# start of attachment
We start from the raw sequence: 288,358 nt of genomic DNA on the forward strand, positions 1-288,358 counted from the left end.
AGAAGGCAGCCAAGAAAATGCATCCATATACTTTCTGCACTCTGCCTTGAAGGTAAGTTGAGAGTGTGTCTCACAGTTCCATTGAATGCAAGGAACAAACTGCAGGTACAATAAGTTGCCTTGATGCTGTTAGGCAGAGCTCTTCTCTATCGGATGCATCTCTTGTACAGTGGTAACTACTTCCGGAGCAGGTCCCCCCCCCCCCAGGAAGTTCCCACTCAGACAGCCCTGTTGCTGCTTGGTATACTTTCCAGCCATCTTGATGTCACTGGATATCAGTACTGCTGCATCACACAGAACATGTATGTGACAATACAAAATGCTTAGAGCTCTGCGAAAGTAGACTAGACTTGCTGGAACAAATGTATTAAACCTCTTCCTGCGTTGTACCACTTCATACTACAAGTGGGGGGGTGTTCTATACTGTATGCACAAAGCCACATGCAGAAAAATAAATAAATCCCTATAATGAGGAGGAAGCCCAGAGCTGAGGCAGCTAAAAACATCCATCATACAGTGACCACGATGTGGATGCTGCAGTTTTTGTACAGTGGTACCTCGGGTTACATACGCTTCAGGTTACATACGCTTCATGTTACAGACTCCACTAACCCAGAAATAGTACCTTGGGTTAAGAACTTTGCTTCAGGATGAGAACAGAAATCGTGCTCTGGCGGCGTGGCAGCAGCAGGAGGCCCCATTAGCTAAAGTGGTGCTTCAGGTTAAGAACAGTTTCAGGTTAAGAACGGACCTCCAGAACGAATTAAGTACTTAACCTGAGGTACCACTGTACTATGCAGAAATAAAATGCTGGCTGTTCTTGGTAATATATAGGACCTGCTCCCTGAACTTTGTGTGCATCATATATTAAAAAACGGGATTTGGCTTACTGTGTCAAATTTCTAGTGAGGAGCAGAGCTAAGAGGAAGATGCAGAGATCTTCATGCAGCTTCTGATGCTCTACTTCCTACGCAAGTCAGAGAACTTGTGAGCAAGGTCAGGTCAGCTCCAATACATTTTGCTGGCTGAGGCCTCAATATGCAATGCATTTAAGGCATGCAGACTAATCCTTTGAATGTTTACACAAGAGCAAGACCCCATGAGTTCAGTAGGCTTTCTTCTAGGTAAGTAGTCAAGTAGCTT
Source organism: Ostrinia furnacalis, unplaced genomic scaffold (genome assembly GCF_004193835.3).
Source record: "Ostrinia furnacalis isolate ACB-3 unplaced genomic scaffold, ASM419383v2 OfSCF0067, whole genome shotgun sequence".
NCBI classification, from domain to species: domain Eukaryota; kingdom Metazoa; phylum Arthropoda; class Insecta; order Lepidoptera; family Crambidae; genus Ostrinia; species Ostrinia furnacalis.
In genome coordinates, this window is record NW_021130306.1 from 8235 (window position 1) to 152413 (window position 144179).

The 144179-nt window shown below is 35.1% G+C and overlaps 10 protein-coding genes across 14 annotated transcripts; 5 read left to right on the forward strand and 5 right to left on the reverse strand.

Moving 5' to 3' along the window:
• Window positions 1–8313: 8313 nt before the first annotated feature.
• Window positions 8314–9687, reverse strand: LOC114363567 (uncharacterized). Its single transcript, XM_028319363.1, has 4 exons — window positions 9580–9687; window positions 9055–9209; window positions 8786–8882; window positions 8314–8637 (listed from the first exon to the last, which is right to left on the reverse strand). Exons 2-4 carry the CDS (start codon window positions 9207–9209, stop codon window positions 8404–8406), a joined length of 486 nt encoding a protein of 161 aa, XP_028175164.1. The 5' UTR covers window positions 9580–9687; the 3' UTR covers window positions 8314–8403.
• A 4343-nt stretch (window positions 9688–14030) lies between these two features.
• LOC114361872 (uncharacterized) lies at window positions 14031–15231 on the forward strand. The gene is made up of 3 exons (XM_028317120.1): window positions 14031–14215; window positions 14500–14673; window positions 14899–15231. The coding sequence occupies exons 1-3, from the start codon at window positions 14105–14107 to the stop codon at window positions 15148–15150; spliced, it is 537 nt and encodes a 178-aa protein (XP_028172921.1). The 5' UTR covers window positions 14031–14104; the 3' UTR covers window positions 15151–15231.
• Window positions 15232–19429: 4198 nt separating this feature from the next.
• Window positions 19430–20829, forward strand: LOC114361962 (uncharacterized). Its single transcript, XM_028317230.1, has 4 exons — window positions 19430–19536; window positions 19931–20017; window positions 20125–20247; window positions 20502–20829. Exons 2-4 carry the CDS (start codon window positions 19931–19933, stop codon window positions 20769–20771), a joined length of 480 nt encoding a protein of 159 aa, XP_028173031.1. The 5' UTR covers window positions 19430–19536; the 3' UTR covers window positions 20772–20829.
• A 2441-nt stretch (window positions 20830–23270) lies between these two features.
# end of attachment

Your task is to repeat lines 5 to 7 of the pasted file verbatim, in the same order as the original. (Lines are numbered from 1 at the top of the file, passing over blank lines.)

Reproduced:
NCBI classification, from domain to species: domain Eukaryota; kingdom Metazoa; phylum Arthropoda; class Insecta; order Lepidoptera; family Crambidae; genus Ostrinia; species Ostrinia furnacalis.
In genome coordinates, this window is record NW_021130306.1 from 8235 (window position 1) to 152413 (window position 144179).

The 144179-nt window shown below is 35.1% G+C and overlaps 10 protein-coding genes across 14 annotated transcripts; 5 read left to right on the forward strand and 5 right to left on the reverse strand.